Wednesday. July 15, 1992...

Up early, driving past 132' high Tower Falls and out the north entrance to Yellowstone. In Gardiner, just north of the park, I picked up an interesting little booklet entitled "Yankee Jim and the Yellowstone Trail," about the man who built a private road through a canyon north of the park; it also includes some detail about the early Yellowstone Trail, a forerunner of US 89 in this region.

Rainbow Dam, Missouri River, Great Falls, MT

Then I spent the rest of the day following 89 north towards Canada. After Gardiner, the only towns of any size along the 350-mile drive were Livingston (where the local museum was closed until noon, and I didn't have time to wait) and Great Falls. Just east of Great Falls is the Rainbow Dam across the Missouri, with a "Lewis and Clark Overlook" providing a lovely view of a dam which would have astonished Lewis and Clark. Great Falls is also the home of the Charles M. Russell museum, collecting the works of the renowned Western painter/sculptor next to his home and studio. (I prefer Frederic Remington's work, though -- and he worked from a studio less than five miles from where I grew up in the New York suburbs.)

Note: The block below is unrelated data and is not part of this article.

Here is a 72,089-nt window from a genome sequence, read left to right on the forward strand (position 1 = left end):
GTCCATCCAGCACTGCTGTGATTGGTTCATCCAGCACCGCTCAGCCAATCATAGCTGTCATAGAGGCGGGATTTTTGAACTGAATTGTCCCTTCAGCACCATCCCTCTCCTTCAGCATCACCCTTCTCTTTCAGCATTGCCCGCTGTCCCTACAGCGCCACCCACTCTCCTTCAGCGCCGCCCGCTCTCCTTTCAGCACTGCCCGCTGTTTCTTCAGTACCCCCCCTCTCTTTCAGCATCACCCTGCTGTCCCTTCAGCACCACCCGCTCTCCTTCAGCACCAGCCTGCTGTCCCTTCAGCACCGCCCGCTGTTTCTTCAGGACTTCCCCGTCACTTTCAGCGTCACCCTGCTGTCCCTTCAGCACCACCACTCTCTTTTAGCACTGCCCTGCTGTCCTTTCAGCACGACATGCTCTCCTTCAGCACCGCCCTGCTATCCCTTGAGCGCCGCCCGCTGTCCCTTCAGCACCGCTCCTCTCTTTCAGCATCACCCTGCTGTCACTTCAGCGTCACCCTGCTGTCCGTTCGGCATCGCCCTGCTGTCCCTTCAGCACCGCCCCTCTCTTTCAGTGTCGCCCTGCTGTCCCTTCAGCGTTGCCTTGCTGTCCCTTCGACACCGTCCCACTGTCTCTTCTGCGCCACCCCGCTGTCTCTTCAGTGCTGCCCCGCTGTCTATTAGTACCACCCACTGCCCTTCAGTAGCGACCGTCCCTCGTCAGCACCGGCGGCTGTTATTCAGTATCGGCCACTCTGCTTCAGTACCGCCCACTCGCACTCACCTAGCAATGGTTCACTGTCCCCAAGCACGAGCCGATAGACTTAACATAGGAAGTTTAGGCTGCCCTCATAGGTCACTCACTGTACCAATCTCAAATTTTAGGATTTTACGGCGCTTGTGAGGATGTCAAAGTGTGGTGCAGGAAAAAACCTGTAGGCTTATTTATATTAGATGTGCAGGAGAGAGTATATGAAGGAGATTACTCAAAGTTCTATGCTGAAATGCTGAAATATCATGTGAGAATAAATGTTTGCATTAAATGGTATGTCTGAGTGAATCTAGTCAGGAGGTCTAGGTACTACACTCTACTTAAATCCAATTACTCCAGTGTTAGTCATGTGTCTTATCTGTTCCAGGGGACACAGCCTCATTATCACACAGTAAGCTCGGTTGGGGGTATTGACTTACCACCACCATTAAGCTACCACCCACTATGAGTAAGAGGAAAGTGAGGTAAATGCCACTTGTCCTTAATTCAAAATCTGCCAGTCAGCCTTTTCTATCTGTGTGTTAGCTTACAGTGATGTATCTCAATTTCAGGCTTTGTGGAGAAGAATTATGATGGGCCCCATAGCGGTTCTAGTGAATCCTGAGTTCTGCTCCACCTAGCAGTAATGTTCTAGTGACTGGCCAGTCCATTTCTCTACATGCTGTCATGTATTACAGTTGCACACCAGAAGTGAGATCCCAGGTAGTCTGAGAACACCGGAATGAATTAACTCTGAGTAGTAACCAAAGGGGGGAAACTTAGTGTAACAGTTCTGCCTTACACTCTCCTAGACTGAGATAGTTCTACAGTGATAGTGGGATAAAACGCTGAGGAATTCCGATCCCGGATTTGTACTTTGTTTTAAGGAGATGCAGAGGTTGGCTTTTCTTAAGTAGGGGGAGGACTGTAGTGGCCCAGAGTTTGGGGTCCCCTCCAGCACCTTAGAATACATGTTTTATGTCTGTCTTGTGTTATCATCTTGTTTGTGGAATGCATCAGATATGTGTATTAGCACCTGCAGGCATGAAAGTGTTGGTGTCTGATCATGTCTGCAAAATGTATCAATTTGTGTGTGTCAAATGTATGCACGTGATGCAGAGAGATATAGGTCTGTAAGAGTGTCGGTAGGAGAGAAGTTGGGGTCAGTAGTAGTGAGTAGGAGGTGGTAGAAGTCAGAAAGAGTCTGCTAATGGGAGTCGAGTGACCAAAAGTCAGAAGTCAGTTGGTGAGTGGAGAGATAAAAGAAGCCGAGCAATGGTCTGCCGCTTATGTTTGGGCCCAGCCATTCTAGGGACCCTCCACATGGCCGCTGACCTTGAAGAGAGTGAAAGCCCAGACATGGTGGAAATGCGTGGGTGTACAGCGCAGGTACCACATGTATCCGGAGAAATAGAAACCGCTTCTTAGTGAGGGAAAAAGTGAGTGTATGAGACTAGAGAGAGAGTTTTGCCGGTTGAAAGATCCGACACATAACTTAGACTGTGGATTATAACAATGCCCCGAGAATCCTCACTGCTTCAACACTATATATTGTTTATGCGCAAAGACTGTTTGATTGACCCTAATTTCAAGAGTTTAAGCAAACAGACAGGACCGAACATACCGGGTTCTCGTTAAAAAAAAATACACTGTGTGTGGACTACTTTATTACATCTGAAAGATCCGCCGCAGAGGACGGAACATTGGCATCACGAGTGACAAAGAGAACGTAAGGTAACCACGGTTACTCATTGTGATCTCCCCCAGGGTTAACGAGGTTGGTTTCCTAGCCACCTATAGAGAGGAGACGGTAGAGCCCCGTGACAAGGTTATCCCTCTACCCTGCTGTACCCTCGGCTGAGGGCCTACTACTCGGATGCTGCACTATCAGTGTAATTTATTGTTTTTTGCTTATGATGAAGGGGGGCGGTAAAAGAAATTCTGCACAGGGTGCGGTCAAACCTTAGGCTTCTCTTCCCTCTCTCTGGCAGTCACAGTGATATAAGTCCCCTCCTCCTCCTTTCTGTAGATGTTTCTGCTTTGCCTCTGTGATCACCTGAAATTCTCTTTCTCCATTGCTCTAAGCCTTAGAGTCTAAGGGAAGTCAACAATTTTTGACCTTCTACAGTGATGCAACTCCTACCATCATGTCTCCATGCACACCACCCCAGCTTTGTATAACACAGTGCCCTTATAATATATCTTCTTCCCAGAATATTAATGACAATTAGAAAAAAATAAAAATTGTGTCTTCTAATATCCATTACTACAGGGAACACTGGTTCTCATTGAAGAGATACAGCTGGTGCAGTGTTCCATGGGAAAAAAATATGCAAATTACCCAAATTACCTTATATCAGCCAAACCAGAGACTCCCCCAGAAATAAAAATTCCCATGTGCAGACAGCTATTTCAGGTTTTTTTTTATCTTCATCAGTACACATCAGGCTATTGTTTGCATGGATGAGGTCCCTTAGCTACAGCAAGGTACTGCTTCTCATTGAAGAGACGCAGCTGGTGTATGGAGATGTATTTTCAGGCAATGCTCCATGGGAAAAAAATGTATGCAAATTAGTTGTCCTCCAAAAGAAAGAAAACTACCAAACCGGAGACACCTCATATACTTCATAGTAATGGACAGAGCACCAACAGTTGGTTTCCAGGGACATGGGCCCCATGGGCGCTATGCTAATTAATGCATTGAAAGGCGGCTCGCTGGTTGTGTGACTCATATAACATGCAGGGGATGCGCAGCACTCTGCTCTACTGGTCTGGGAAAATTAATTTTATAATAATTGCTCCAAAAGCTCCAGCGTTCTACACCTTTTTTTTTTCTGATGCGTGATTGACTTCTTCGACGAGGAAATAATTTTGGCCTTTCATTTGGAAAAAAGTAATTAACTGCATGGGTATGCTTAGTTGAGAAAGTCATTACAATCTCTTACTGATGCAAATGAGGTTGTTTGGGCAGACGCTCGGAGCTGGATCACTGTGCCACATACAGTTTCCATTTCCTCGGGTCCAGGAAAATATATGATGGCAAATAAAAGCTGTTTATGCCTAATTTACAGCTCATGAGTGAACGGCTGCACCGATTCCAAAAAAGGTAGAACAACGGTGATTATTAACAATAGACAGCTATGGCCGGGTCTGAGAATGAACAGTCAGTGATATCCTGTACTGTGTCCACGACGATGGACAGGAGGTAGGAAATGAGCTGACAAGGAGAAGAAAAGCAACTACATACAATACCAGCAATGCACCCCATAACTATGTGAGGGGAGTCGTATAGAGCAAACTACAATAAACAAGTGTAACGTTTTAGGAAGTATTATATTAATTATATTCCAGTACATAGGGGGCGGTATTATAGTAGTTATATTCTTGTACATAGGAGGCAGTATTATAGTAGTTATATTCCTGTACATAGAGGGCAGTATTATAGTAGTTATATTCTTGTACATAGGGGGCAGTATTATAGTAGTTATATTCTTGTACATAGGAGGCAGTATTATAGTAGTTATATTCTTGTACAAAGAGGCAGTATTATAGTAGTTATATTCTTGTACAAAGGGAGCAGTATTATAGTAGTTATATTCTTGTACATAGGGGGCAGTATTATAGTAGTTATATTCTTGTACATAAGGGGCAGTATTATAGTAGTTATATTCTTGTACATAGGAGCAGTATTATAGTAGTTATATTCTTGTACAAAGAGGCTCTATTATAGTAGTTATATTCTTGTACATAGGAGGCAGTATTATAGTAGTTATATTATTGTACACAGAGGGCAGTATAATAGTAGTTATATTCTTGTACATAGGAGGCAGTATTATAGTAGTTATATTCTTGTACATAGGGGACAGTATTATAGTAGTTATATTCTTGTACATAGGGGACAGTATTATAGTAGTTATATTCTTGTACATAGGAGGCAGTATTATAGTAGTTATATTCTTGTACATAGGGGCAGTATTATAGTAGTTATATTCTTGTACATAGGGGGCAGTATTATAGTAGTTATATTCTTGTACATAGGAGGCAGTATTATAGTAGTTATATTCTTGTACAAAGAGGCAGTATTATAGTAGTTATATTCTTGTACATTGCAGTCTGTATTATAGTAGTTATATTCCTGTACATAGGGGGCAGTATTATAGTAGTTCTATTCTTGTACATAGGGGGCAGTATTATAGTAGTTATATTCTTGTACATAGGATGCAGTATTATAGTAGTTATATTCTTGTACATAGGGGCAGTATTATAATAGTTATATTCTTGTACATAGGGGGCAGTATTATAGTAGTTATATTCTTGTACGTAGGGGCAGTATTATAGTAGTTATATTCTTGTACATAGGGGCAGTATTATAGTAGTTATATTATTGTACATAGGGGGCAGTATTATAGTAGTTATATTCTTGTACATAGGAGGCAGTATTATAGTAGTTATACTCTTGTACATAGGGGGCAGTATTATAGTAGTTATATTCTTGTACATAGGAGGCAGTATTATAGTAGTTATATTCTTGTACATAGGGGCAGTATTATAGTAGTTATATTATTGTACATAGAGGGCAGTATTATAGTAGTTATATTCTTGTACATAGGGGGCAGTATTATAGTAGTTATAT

US 89, south of Browning, MT

Though Great Falls tries to be a "Gateway to the West" city, it's actually in the middle of the wheat-growing prairie, with architecture -- and traffic -- resembling North Dakota more than the Rockies. The eastern two-thirds of Montana is grain country, and notwithstanding America the Beautiful's reference to "amber waves of grain," those waves get awfully damn repetitive after the first 20 miles. From Great Falls, it was north 120 miles to Browning, where I stayed at the Glacier Motel, a small, nine-unit place on the east side of town.

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